Wyatt: Right, it’s true for any industry and I think there’s been a resistance in the past to looking at teachers as a workforce, similar to nurses or doctors or any profession, but they are and they serve a purpose, which is to help students learn. We have to have a bit of rigor around how we collect data, how we analyze that data, and how we act on it.
Wendy: Teacher shortages aren’t a new concept. Why is it getting so much attention today?
Wyatt: You know what’s interesting? It’s not a new concept. In fact, we’ve had shortages in many key subject areas. We’ve also had shortages of diverse educators for many years. I think COVID really exacerbated the issue and really pushed all of us to think about how we respond to the workforce issues that we’ve known have existed for a while. Many states, to their credit, have responded and many of them have been very creative in their responses.
Wendy: I know we can’t get into the varying state policy responses that we’ve seen over time, but let’s talk a little bit about how evaluation systems at Pearson support the varying needs across our country.
Wyatt: What we say internally is that we meet states where they are. Our process is to try to understand the states’ policy goals, what is the state trying to accomplish through its teacher licensure program and through its student assessment program? And then we try to narrowly tailor our assessments, while also providing the wrap-around services around those assessments to the goals of the state. So from our perspective, we know that we’ve been successful when our clients feel as if they are making progress against the goals that they have.
Wendy: I’d like to shift the conversation a little bit, Wyatt, and ask if you can help me help educators dispel some myths about Pearson or about evaluation.
Wyatt: Well, one of the myths I actually mentioned earlier, which is that teacher licensure testing as it exists now, is focused on teacher effectiveness, particularly the potential of teachers to be great teachers in the future. That’s not really our focus, although perhaps it should be. Right now, our focus is on ensuring that students are taken care of in the classroom on day one and on day 365. That teachers are able to enter a classroom in their first year and deliver the content, knowledge, and pedagogical knowledge that students need to understand on the content side, and that they need in order to learn on the pedagogical side.
Wendy: That’s about as straightforward as you can get to help people understand what you’re trying to do and what your priority is right now.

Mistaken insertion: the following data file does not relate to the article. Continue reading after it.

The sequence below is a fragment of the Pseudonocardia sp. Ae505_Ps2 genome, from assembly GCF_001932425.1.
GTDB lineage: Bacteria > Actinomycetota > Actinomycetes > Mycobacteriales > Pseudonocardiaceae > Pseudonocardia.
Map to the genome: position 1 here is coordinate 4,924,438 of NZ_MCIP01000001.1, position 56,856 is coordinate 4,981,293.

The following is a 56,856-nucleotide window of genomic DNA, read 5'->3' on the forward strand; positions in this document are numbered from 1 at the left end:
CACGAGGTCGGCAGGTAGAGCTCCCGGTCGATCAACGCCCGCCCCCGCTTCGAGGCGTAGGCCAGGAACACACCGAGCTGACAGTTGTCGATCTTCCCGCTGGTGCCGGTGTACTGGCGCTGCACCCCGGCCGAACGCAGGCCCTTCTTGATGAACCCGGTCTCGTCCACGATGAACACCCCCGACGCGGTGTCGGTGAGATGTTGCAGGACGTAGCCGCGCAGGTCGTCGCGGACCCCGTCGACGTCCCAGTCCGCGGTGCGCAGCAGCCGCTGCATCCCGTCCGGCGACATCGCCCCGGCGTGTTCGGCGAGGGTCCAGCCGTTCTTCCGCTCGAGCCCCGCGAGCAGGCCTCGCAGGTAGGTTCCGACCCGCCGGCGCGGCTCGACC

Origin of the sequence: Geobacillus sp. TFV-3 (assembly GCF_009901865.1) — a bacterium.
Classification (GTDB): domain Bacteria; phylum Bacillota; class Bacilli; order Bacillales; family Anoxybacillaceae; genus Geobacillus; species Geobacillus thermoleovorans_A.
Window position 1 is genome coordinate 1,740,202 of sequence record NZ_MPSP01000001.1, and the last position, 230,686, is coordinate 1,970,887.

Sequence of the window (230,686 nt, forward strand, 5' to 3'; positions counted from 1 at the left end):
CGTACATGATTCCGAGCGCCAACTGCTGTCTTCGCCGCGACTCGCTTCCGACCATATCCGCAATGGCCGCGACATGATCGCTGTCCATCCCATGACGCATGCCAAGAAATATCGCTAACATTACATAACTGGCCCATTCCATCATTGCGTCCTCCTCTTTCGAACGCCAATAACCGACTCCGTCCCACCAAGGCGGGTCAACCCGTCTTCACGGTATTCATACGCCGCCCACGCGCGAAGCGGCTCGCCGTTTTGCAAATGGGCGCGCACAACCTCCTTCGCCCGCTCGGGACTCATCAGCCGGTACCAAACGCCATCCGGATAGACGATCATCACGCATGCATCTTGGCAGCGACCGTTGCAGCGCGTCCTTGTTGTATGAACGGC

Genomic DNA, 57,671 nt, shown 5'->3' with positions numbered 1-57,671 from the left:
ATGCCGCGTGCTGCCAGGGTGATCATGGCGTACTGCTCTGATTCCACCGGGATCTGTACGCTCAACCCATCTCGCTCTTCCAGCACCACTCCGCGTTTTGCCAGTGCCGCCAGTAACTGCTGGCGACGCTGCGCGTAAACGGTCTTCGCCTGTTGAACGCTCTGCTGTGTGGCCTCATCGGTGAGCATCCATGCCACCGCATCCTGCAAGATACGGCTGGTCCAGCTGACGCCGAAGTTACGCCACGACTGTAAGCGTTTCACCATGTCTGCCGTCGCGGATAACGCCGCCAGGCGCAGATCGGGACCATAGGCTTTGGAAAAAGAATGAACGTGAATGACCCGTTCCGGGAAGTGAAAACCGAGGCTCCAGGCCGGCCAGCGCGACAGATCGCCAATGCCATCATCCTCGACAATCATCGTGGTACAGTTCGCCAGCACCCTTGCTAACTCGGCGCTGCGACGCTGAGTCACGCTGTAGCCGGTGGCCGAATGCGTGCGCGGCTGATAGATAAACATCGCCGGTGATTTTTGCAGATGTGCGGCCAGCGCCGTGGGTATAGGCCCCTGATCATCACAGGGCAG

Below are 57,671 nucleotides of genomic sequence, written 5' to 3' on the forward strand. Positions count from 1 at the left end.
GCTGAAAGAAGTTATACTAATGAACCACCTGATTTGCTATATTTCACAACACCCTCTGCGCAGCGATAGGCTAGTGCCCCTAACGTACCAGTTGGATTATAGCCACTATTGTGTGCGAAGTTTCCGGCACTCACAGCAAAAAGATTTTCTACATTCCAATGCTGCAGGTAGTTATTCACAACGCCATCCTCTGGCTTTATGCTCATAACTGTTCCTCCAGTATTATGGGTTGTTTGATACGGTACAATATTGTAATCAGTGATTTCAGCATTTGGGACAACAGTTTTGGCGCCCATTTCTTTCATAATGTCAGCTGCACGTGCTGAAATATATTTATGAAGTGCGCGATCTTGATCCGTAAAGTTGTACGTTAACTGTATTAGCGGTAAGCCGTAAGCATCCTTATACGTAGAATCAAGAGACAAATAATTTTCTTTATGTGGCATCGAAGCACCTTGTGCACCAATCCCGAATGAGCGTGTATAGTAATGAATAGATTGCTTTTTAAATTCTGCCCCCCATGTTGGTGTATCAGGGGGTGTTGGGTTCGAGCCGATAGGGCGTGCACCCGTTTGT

Wyatt: Right, it’s kind of like driving tests, maybe driving tests should also be focused on future efficacy and be predictive of future performance. For right now though, for teachers, we want to make sure that we’re getting an adequate number of capable teachers in the classroom and that we’re giving those teachers an opportunity to grow in the future. Just like drivers, right? You want to get folks on the road and give them the opportunity to improve their driving as they progress.
This conversation has been edited for length and clarity, but you can listen to the full episode of Teaching Channel Talks and find accompanying learning resources here.
Dr. Wyatt Gordon is the Senior Vice President and Head of Evaluation Systems at Pearson VUE. At Pearson VUE, they provide expert educator testing services that move teaching candidates from potential to progress, while driving certification or licensure programs to new heights. Pearson continually pushes the limits by developing secure exam delivery options and innovative testing methods because they know that by working together, challenging the status quo, and fostering new possibilities, we will collectively move forward.
Dr. Wendy Amato earned her Master’s in Education and Ph.D. in Curriculum and Instruction from the University of Virginia. She holds an MBA from James Madison University. Wendy began teaching in 1991, has served as a Middle School Administrator, and still teaches at UVA’s School of Education. She has delivered teacher professional development workshops and student leadership workshops in the US and internationally. Wendy and her family live near Charlottesville, Virginia.